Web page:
Now if I am rifle hunting, I will be on the ready and try to have a vantage point within my comfortable shooting distance.  A great deal of time that doesn’t always happen, but I have set this stalk up the way it works for me.   I know my weapon or rifle of choice that I use on elk and I also know the capabilities of its shooting distance and putting the elk down.

Oregon Elk (7)

This bull was shot from long range, but spotted earlier in the evening along with another bull of the same size. Three bulls were taken within 10 minutes of each other. After my son’s bull was down and heading back, heard a shot in another basin. That shot was from Brian Henninger. Two bulls came out of the basin, one dropped from Brian’s close range shot. The other bull stopped, by that time I was on the hard deck in the prone position with By-Pod flipped down. Raised 4 feet over the back, pulled the trigger on the 340 Weatherby with 225 gr. Barnes X and the bull dropped in his tracks. “Never seen anyone shoot that far” (John Henninger). My comment was the Barnes X must have given it a heart attack. No time to chase this bull down, take the shot or let it go.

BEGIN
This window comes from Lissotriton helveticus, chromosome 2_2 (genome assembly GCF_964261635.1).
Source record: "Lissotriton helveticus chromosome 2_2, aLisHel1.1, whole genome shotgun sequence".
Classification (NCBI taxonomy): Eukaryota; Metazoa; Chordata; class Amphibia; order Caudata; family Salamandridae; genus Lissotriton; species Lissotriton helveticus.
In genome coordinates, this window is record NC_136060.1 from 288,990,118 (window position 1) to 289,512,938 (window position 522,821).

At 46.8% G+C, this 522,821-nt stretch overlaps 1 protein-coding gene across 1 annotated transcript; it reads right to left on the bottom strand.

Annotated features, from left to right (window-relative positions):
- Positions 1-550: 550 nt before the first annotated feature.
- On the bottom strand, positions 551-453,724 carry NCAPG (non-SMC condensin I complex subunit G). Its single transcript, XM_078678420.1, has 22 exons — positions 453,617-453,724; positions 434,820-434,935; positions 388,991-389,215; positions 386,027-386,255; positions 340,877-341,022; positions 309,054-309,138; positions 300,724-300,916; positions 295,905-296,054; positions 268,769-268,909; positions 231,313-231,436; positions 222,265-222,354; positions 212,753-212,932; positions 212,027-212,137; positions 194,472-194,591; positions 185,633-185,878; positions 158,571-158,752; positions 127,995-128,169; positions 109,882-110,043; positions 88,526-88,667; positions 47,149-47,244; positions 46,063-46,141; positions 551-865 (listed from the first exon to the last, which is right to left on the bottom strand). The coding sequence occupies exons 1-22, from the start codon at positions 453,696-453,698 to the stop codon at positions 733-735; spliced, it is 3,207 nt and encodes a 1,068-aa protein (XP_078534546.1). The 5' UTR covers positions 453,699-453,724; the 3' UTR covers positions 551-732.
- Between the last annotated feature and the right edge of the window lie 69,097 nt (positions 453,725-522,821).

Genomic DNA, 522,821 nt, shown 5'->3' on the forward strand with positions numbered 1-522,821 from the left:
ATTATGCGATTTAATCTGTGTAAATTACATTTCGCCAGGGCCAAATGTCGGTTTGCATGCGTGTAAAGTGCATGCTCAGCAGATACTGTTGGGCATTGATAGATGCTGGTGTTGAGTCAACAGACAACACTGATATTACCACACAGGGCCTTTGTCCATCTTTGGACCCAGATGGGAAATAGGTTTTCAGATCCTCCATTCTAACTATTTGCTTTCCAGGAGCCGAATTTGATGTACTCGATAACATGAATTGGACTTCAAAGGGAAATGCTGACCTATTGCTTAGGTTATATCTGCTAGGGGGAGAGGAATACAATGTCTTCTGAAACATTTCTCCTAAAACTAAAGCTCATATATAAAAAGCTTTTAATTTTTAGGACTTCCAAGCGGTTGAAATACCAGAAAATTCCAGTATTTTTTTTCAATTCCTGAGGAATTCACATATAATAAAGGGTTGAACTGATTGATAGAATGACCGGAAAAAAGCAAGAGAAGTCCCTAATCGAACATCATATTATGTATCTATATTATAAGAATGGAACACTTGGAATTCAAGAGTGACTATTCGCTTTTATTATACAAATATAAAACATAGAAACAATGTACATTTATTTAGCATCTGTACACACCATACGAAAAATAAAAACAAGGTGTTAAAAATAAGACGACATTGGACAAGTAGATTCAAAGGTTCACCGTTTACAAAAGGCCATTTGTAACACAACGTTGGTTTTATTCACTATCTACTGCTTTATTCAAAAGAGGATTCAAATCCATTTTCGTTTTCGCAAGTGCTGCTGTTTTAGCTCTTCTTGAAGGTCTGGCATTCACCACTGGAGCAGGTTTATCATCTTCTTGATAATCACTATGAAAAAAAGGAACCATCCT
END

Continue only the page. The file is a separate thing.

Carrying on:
When it comes to archery, I am more of a stalker of elk too within shooting range, a great deal depends with the elk, being in the rut or not, but I always have cow call and a bugle if I am going to work the herd and bring a try bull in.

With the technology of GPS (Garmin) and onX HUNT mapping software, the hunter can pinpoint the game.   As said before, my thoughts have always been to move fast and not worry about being careful about foot noise, until I am within a ¼ mile.   In reality this is one of the funniest ways to hunt down an elk in my opinion!  My partners and I have taken many bulls over the years by hunting this way.

#onxhunt #teamhunt #huntsmarter

Frank Biggs aka Bwana Bubba